Albertans are served by a law enforcement system that is made up of a number of organizations and various types of personnel.
Under provincial legislation, urban municipalities with populations over 5,000 must make arrangements to provide policing services in their communities. Urban municipalities with populations of 5,000 or less, and all rural municipalities regardless of population, receive policing services from the RCMP under the provincial policing contract between Alberta and the federal government.
New Police Costing Model
For years, AUMA has been advocating for changes to policing, including how it is funded and how communities are served. We have been equally clear in our advocacy that any new funding model must take into consideration a municipality’s ability to pay for policing services, and that paying for policing must give municipalities a say in the delivery of police service in their community.
Last year, the previous government announced a comprehensive review of the Police Act. AUMA established a working group made up of municipalities of all sizes to inform our responses to consultation undertaken as part of the review. The group developed a written submission for the review, in partnership with AUMA’s Safe and Healthy Communities Committee, in Spring 2019.
In September 2019, the provincial government released a draft police costing model that would apply to municipalities with populations under 5,000, as well as municipal districts and counties, that do not currently pay directly for RCMP services. Justice and Solicitor General also conducted a survey and accepted written submissions on the model, with engagement closing on October 15, 2019. The AUMA Police Act Working Group assisted in developing AUMA’s response to the call for feedback on the draft police funding model. The full submission can be viewed here.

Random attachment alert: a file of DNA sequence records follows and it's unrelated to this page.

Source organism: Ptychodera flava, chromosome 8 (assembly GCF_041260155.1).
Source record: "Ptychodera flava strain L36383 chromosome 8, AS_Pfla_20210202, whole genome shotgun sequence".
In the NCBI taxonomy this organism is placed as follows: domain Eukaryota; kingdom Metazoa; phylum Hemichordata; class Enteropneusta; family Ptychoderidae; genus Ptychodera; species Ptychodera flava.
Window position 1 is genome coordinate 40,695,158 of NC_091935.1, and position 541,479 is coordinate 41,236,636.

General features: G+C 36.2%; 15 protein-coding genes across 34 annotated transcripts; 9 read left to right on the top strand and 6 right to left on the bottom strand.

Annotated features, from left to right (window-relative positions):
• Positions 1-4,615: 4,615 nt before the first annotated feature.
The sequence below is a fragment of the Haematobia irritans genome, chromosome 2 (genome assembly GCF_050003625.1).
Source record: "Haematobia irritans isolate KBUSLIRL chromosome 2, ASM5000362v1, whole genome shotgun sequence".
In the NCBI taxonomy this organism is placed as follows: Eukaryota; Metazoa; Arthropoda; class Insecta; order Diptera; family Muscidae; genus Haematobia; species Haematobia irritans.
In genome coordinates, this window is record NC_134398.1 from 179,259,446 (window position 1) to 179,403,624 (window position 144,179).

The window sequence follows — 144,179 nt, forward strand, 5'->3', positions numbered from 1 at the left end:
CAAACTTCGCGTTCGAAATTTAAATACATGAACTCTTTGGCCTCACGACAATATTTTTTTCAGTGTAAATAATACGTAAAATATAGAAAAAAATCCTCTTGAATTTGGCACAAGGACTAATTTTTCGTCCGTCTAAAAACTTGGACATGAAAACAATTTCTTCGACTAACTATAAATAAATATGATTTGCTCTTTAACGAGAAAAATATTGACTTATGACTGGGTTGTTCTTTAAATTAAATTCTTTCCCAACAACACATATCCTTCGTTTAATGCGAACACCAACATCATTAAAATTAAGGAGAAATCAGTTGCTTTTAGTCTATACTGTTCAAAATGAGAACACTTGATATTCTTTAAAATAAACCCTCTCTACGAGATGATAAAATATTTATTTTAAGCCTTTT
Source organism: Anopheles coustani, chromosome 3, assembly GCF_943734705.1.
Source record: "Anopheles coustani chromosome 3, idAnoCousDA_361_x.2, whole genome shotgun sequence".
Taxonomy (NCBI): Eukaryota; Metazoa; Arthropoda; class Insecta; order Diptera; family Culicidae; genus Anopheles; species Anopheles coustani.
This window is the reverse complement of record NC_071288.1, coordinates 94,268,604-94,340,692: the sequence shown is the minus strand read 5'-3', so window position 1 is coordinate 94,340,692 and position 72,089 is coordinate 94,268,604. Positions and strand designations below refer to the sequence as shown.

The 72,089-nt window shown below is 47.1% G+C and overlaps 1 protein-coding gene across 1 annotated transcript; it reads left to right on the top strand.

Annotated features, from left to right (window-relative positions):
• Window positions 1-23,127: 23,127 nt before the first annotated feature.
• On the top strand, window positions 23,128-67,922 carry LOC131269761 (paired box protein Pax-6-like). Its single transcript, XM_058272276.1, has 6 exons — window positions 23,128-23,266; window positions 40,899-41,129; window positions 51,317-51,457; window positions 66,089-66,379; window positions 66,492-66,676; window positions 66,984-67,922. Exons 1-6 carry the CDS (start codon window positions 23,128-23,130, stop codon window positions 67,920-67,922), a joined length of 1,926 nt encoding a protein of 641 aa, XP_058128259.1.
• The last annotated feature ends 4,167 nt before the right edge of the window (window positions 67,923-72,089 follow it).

The new police costing model was announced on December 4, 2019, The model reflects many of AUMA’s recommendations, such as use of population and equalized assessment to simulate demand and ability to pay, and the establishment of an Alberta Police Advisory Board with equal representation from AUMA and RMA to guide the implementation of the new model.
Communities will be eligible for subsidies that consider factors that may affect local policing costs:
- Shadow population: This takes into account costs associated with providing services to populations that don't live in a community and therefore don't contribute to its property tax base.
- Crime Severity Index (CSI): A community will be eligible for a subsidy if its average CSI over a three-year period is higher than the average for rural Alberta. CSI is a measurement used by Statistics Canada that places greater statistical weight on serious offences.
- Distance from RCMP detachment: This recognizes that communities without a detachment may experience longer response times.
- Enhanced officer positions: Communities with existing "enhanced" RCMP positions (officers employed by communities at their own expense) will no longer be billed for those positions.
Justice and Solicitor General has shared a spreadsheet that lists the costs for affected municipalities over the next five years, as well as sample calculations for the distribution of costs under the new model.
More work to come
AUMA is very concerned with the proposed timelines for implementation, which suggest that invoices will be issued as early as next spring, well after municipal budgets have been set for 2020. We are working with senior staff at the Ministry of Justice and Solicitor General to see if the implementation of the new model can be delayed in order to align with the 2021 municipal budgeting process, and we will pass along any further information once it becomes available.
Municipalities are already in a challenging position financially. Local governments are continually required to make tough economic decisions, since, unlike the other two orders of government, they cannot run financial deficits. We recognize that absorbing these policing costs will be a significant undertaking for some municipalities given these current fiscal realities.
If you have any questions about AUMA’s advocacy on this topic, please contact Kelly Santarossa, Senior Policy Advisor, at 780-409-4315 or firstname.lastname@example.org